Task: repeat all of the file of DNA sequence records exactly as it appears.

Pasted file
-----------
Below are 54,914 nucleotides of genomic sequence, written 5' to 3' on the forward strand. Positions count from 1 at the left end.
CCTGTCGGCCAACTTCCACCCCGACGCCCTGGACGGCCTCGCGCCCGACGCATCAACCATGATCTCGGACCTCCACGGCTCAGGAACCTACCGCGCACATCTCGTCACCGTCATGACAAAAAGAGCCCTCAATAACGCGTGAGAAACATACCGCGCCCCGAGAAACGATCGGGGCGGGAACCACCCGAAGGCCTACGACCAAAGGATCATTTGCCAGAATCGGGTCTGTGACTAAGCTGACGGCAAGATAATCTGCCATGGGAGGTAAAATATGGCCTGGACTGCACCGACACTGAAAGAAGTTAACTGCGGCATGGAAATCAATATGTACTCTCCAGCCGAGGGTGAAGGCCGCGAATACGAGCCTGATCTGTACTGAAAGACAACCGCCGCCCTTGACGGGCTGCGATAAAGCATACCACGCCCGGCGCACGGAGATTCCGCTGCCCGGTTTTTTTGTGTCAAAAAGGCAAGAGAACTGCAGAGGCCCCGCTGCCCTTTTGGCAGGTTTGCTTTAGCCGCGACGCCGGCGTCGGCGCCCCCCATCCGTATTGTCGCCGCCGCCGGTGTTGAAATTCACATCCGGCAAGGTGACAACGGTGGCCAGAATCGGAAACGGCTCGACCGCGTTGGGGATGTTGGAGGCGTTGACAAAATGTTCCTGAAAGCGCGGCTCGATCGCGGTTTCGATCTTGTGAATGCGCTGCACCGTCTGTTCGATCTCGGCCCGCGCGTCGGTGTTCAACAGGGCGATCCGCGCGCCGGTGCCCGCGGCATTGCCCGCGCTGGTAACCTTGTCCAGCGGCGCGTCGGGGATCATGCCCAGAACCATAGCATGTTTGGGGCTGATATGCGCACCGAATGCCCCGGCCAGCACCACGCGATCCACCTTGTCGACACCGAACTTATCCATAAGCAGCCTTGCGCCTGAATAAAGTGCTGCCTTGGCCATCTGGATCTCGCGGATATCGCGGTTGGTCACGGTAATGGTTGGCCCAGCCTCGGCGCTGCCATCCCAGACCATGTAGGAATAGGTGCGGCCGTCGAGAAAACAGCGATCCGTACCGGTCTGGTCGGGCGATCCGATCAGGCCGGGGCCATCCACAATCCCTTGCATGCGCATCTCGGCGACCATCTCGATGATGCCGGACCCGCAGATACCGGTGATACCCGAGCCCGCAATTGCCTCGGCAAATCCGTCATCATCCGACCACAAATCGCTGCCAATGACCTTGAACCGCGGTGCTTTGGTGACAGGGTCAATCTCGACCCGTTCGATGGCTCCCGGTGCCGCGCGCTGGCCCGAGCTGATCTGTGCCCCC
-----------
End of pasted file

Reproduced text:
Below are 54,914 nucleotides of genomic sequence, written 5' to 3' on the forward strand. Positions count from 1 at the left end.
CCTGTCGGCCAACTTCCACCCCGACGCCCTGGACGGCCTCGCGCCCGACGCATCAACCATGATCTCGGACCTCCACGGCTCAGGAACCTACCGCGCACATCTCGTCACCGTCATGACAAAAAGAGCCCTCAATAACGCGTGAGAAACATACCGCGCCCCGAGAAACGATCGGGGCGGGAACCACCCGAAGGCCTACGACCAAAGGATCATTTGCCAGAATCGGGTCTGTGACTAAGCTGACGGCAAGATAATCTGCCATGGGAGGTAAAATATGGCCTGGACTGCACCGACACTGAAAGAAGTTAACTGCGGCATGGAAATCAATATGTACTCTCCAGCCGAGGGTGAAGGCCGCGAATACGAGCCTGATCTGTACTGAAAGACAACCGCCGCCCTTGACGGGCTGCGATAAAGCATACCACGCCCGGCGCACGGAGATTCCGCTGCCCGGTTTTTTTGTGTCAAAAAGGCAAGAGAACTGCAGAGGCCCCGCTGCCCTTTTGGCAGGTTTGCTTTAGCCGCGACGCCGGCGTCGGCGCCCCCCATCCGTATTGTCGCCGCCGCCGGTGTTGAAATTCACATCCGGCAAGGTGACAACGGTGGCCAGAATCGGAAACGGCTCGACCGCGTTGGGGATGTTGGAGGCGTTGACAAAATGTTCCTGAAAGCGCGGCTCGATCGCGGTTTCGATCTTGTGAATGCGCTGCACCGTCTGTTCGATCTCGGCCCGCGCGTCGGTGTTCAACAGGGCGATCCGCGCGCCGGTGCCCGCGGCATTGCCCGCGCTGGTAACCTTGTCCAGCGGCGCGTCGGGGATCATGCCCAGAACCATAGCATGTTTGGGGCTGATATGCGCACCGAATGCCCCGGCCAGCACCACGCGATCCACCTTGTCGACACCGAACTTATCCATAAGCAGCCTTGCGCCTGAATAAAGTGCTGCCTTGGCCATCTGGATCTCGCGGATATCGCGGTTGGTCACGGTAATGGTTGGCCCAGCCTCGGCGCTGCCATCCCAGACCATGTAGGAATAGGTGCGGCCGTCGAGAAAACAGCGATCCGTACCGGTCTGGTCGGGCGATCCGATCAGGCCGGGGCCATCCACAATCCCTTGCATGCGCATCTCGGCGACCATCTCGATGATGCCGGACCCGCAGATACCGGTGATACCCGAGCCCGCAATTGCCTCGGCAAATCCGTCATCATCCGACCACAAATCGCTGCCAATGACCTTGAACCGCGGTGCTTTGGTGACAGGGTCAATCTCGACCCGTTCGATGGCTCCCGGTGCCGCGCGCTGGCCCGAGCTGATCTGTGCCCCC